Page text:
creativeThere is a creative intelligence within you that has been imprisoned since childhood, sentenced to a maximum security prison for the crime of self-expression. It’s desperate to break out from behind the four electronic doors that keep it hidden from you and the world.

The lock down began in your family when you first heard messages like: color within the lines; grass isn’t orange; people don’t have blue faces. Then there was the hysteria that ensued when you thought the living room wall would make a great canvas. Or maybe your sibling or parent was the real artist. You were supposed to hide your talent so they could shine.

The second door was locked by your teachers. In the process of helping you become a real artist, they taught you that you were no good. There was a right way to do it, and if you couldn’t or wouldn’t do it that way, you were no good. The so-called “best” pictures were put on display and held up as examples for everyone to honor. The rest of the students were the “have not’s.” They were made to feel bad about their work through benign neglect or direct criticism.

Our society shut the third door. It tells us what good art, music, writing, acting, or dancing is. There’s legitimate theater, experimental dance, fine arts versus arts and crafts. Then we have the critics who make sure we don’t color out of the lines or dance in the aisles.

Finally, we locked the last door on ourselves. Creating became a high risk venture. Fear of criticism coupled with self-doubt separated us from our own creativity. It was much safer to be the audience than the creator. Now we love going to concerts, seeing plays, attending art openings. We try desperately to feed the artist within ourselves through viewing and critiquing someone else’s art, all the while knowing that we are hiding. Like Rip Van Winkle, everyone thinks your artist is dead. In fact, it’s pacing incessantly inside a tiny cell, waiting desperately for an opportunity to escape.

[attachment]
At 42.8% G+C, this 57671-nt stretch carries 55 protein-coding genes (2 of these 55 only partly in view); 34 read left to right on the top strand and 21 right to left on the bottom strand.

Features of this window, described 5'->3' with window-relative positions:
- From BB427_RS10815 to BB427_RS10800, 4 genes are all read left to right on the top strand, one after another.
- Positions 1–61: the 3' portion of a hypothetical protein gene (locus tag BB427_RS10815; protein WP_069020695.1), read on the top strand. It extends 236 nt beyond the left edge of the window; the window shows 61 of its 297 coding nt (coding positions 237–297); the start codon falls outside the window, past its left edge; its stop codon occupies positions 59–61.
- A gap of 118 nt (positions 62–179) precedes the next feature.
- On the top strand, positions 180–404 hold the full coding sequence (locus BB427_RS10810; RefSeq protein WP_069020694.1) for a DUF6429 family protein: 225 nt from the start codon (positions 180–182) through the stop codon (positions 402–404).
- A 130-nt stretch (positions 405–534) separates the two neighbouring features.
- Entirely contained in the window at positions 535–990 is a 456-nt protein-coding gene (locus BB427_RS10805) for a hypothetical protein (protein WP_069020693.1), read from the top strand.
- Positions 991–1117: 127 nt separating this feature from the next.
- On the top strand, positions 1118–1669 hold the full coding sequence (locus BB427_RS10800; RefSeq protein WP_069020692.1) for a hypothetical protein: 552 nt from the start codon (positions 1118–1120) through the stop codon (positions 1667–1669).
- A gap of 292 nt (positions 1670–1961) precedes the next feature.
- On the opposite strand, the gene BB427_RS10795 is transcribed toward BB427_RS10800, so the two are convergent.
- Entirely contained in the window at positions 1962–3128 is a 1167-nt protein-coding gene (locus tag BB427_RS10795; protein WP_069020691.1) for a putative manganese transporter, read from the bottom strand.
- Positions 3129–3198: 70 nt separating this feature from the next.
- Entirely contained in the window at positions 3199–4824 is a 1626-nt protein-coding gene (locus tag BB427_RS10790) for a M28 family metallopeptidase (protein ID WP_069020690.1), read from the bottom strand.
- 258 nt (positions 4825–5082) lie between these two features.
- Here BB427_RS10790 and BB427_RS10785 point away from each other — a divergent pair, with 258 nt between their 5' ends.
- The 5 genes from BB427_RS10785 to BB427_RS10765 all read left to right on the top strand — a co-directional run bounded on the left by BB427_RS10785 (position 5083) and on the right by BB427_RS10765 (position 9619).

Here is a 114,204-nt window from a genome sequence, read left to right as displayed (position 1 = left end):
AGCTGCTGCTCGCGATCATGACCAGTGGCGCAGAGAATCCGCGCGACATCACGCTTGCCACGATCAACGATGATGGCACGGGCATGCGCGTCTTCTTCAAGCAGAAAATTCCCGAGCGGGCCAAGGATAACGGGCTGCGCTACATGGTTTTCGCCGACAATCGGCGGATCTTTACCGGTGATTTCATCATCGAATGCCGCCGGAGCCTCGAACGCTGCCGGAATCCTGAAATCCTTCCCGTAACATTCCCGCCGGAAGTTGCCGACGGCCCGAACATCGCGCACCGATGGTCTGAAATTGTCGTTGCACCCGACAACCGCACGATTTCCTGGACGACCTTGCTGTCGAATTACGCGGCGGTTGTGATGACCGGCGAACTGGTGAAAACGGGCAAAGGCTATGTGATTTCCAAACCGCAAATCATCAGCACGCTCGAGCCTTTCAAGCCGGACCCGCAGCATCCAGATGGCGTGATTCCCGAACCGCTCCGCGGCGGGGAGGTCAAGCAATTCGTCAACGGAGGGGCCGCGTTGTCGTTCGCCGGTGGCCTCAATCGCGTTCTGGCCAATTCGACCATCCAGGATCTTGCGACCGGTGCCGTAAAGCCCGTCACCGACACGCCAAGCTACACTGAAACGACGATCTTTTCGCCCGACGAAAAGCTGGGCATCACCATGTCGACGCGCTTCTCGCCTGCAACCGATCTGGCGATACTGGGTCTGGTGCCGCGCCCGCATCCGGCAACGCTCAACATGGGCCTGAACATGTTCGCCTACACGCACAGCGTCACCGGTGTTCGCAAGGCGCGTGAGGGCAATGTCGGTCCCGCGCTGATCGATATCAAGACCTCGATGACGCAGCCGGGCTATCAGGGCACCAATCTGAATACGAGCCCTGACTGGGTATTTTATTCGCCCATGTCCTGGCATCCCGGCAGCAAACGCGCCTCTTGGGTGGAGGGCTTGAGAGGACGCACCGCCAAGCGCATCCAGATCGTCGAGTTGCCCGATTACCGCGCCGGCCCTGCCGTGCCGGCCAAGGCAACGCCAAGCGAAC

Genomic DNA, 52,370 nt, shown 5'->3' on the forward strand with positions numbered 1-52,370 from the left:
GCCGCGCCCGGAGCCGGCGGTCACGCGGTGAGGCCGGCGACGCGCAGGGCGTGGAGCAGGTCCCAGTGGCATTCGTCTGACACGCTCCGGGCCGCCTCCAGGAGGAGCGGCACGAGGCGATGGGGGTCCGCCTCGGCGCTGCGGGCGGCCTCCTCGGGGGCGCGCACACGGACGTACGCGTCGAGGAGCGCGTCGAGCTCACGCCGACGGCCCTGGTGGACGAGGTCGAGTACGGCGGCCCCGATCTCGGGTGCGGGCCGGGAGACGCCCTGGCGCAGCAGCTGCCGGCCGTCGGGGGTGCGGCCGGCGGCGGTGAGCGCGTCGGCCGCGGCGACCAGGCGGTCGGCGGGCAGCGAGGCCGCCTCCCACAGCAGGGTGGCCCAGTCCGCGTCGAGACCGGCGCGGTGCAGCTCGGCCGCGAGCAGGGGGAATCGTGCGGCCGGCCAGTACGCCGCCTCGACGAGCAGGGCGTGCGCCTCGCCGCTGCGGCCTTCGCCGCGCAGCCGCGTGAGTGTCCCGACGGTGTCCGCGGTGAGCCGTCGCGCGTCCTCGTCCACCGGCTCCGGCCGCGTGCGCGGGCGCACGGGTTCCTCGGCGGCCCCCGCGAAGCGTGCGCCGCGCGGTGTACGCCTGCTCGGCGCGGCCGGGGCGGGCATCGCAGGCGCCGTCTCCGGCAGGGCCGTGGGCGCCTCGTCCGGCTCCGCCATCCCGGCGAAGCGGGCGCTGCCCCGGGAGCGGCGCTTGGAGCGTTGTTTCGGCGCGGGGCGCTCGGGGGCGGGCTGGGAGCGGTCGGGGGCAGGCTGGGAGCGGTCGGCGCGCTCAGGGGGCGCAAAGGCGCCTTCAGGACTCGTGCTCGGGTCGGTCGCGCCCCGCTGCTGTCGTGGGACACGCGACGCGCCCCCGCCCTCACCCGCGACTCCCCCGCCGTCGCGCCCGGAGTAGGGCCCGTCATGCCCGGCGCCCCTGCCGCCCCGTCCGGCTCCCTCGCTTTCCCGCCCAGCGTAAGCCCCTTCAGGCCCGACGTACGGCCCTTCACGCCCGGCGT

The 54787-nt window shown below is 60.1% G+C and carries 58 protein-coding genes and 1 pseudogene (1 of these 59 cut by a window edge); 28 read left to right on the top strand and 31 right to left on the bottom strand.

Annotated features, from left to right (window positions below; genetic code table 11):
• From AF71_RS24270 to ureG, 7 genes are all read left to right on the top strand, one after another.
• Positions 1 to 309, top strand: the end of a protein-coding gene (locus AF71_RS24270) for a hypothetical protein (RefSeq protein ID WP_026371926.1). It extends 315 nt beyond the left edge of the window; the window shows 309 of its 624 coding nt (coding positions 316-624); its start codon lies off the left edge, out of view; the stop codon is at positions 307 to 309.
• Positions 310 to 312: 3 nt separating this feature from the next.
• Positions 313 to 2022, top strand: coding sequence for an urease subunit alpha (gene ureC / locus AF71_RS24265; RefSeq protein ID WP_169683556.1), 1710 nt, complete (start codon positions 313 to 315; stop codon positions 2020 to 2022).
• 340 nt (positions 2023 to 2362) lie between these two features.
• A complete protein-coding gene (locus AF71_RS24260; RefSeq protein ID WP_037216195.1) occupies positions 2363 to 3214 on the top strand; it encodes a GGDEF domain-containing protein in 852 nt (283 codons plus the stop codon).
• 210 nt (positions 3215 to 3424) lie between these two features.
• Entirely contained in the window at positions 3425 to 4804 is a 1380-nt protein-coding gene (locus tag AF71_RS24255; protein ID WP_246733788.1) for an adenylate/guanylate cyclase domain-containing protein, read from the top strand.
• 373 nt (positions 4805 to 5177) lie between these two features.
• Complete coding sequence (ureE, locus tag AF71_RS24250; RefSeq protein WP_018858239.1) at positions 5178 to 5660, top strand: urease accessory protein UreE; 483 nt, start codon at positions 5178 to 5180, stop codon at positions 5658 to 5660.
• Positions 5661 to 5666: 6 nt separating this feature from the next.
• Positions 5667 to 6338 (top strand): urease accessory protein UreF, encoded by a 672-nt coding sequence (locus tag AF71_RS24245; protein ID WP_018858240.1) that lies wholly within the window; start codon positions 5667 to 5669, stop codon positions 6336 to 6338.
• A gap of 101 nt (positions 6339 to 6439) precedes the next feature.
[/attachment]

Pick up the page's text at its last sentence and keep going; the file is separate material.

Today is that day. The guards are so sure you’ll never have the courage to escape that they’re all playing cards in the coffee break room. Their music and chatter are so loud that they’ll never hear the electronic doors or your footsteps. Your job is easy. You just have to push the button to open each door and walk out into the freedom of self-expression and artistic creativity.

What has this article motivated you do? I’d love to hear from you about the steps that you are taking or questions about how to take that first or next step.